So, in secret, I just made casual conversation with my client — sometimes about her business, sometimes not, sometimes asking even more followup questions — while taking the notes and placing them in a brand platform. Of course, you know what a brand platform is, and there are plenty of templates available. Here’s the pieces I use:

Vision (the why): A one-sentence statement that clearly articulates the end-goal of the brand. These are their hopes and dreams. This is their Utopian near-future crystal ball. This is the problem statement … flipped and reversed into something optimistic.

Mission (the what): What do we do? For whom? And how? Here’s mine: “I tell galvanizing brand stories for renegade organizations through unconventional means.” That ain’t actually it. But, now that I’ve written it, I think it fits.

Value Prop (benefits): These are the things that make what the brand offers good. Or great. Or spectacular. Think of it as how their own clientele will feel after they’re done being serviced. Not a euphemism. Things like “one-click on-demand service.” Or, “Unleash the strengths of each individual and the organization as a whole.” Or, “Ensures at least one orgasm every time we make love.”

Positioning (differentiators): These are what makes the brand stand out. What they offer that no one else does. Or the difference in how they offer it. Or the difference in why they offer it. 3–5 are fine. Things like “we’re the only BDSM club in North Austin.” Or, “The most transparent supply chain amongst all organic dragonfruit vendors in Southern California.”

Proof Points (reasons to believe): These are the stats that provide the incontrovertible evidence that this brand is to be trusted. Either attesting to the validity of the problem to be solved, or to the validity of the solution the brand offers. 4 out of 5 dentists recommend. 27-time GRAMMY award winner. One out of every three statements is a lie. 5–10 are fine.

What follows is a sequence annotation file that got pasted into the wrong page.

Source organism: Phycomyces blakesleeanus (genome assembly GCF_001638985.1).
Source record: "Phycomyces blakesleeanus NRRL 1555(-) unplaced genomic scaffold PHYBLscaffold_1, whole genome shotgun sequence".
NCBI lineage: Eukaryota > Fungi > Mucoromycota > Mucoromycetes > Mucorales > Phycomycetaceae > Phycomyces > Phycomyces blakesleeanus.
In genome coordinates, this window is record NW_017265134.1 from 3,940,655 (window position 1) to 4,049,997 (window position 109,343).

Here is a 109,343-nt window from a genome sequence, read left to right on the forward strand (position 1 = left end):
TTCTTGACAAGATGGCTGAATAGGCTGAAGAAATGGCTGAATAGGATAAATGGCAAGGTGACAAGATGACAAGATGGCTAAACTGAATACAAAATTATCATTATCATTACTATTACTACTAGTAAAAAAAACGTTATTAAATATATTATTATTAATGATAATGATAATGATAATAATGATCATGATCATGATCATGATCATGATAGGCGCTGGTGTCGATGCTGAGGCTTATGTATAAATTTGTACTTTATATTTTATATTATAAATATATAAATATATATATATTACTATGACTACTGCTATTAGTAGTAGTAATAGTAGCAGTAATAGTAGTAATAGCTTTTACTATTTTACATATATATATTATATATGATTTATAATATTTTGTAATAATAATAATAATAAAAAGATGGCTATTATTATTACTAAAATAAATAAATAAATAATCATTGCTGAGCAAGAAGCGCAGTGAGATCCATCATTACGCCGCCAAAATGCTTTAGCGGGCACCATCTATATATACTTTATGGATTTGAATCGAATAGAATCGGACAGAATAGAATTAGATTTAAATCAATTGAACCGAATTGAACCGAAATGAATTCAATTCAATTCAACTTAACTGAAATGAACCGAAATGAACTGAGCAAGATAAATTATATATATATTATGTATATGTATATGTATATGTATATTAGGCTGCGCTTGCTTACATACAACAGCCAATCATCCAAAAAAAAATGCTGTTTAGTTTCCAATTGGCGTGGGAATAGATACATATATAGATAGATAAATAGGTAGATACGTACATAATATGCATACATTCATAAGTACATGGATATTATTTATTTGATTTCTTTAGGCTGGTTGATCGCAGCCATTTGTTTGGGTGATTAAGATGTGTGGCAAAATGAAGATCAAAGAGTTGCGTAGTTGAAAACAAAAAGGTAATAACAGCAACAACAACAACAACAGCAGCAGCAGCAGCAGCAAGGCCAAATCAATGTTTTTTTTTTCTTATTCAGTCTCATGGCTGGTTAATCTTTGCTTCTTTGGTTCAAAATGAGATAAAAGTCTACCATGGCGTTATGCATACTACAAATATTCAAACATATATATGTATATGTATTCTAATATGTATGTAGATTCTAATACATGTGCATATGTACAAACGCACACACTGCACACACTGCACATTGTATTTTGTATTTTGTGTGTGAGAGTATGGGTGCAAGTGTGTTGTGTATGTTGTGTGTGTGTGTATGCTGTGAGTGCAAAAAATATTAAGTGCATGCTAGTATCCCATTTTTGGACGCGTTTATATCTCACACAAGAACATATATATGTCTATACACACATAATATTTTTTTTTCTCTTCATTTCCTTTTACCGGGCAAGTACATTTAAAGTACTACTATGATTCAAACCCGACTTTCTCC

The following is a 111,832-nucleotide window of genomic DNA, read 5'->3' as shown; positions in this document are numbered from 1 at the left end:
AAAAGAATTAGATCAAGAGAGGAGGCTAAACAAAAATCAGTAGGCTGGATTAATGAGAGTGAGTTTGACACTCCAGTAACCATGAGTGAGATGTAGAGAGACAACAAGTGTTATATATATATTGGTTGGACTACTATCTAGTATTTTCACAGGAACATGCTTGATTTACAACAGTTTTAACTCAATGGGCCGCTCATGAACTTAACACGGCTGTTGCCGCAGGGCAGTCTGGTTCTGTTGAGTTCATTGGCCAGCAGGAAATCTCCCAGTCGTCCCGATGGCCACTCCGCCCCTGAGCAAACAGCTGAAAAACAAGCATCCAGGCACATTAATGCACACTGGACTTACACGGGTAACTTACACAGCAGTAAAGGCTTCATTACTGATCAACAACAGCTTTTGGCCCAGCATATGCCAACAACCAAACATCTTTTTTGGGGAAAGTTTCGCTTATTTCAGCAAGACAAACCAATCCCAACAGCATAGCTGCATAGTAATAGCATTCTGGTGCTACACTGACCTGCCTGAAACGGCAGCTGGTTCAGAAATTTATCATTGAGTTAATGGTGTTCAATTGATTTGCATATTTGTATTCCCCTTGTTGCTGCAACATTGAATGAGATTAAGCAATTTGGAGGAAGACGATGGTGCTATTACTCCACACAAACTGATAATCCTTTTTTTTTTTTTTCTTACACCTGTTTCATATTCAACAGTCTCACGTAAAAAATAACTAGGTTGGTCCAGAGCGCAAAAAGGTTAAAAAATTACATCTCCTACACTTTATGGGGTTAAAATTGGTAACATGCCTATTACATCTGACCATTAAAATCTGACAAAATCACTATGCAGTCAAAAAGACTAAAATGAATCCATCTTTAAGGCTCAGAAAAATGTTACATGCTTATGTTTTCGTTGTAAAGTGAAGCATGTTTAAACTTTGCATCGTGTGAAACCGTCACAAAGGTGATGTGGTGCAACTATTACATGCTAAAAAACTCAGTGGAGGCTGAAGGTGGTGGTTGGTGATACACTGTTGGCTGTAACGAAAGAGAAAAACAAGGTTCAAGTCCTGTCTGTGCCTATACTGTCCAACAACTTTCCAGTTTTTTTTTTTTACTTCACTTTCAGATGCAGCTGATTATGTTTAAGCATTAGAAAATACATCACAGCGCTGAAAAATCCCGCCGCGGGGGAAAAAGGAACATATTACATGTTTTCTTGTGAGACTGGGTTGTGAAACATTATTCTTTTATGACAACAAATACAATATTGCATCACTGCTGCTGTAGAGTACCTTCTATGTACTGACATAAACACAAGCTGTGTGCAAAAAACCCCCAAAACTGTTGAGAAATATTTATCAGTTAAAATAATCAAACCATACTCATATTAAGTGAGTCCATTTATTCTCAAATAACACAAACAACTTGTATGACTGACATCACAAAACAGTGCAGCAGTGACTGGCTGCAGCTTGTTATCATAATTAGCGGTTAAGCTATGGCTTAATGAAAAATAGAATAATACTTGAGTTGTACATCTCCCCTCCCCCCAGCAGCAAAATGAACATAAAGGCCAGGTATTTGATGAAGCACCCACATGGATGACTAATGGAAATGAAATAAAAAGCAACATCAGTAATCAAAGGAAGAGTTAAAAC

Key Offerings (the how): These are the the actual products and/or services the brand provides, bucketed out with sub-text underneath. (Usually fits nicely in a three-up on a website or a PPT side.)

Key Pillars: These are the 3–4 messaging buckets that focus on either the various things the brand stands for. Environmental activism, economic transformation and social justice, bucketed out with sub-text underneath.

Personality Traits (what are you like?): 6–10 adjectives that explain what the brand feels like. Happy. Murderous. Whimsical. Sexy. Ethereal. Timeless. Meta-cognitive. The more compelling the adjectives, the better.

Essence (what do you value?): 4–8 nouns that are value statements. Things like transparency. Empathy. Pan-Africanism. Flavor.

Story (about us): A couple paragraphs of backstory, personal story. The raison d’etre.

Strategy (how do you go to market?): This is a definition of the vehicles, merchandising, and project plan of taking whatever it is they do and turning it into something profitable. This is an overview of the tactics and why they’re important.

If you’ve taken thorough and compelling notes, all you need to do is slot those notes into where you think they belong. You’ll naturally refine the messaging as you slot your notes into their proper spot on the hierarchy. Which will lead you right into …


W: WRITING (Step 3)

If you’re more of a writer than a strategist — like me — this is your favorite part. This is the wizardry. This is the combination of the ingredients that hits all the proper flavor notes. The sweet, the spice, the sour, the salty, the savory. This is the seasoning.

You take all those refined notes you threw into those buckets and you turn them into liquid gold. Writing should be accessible, believable and consistent.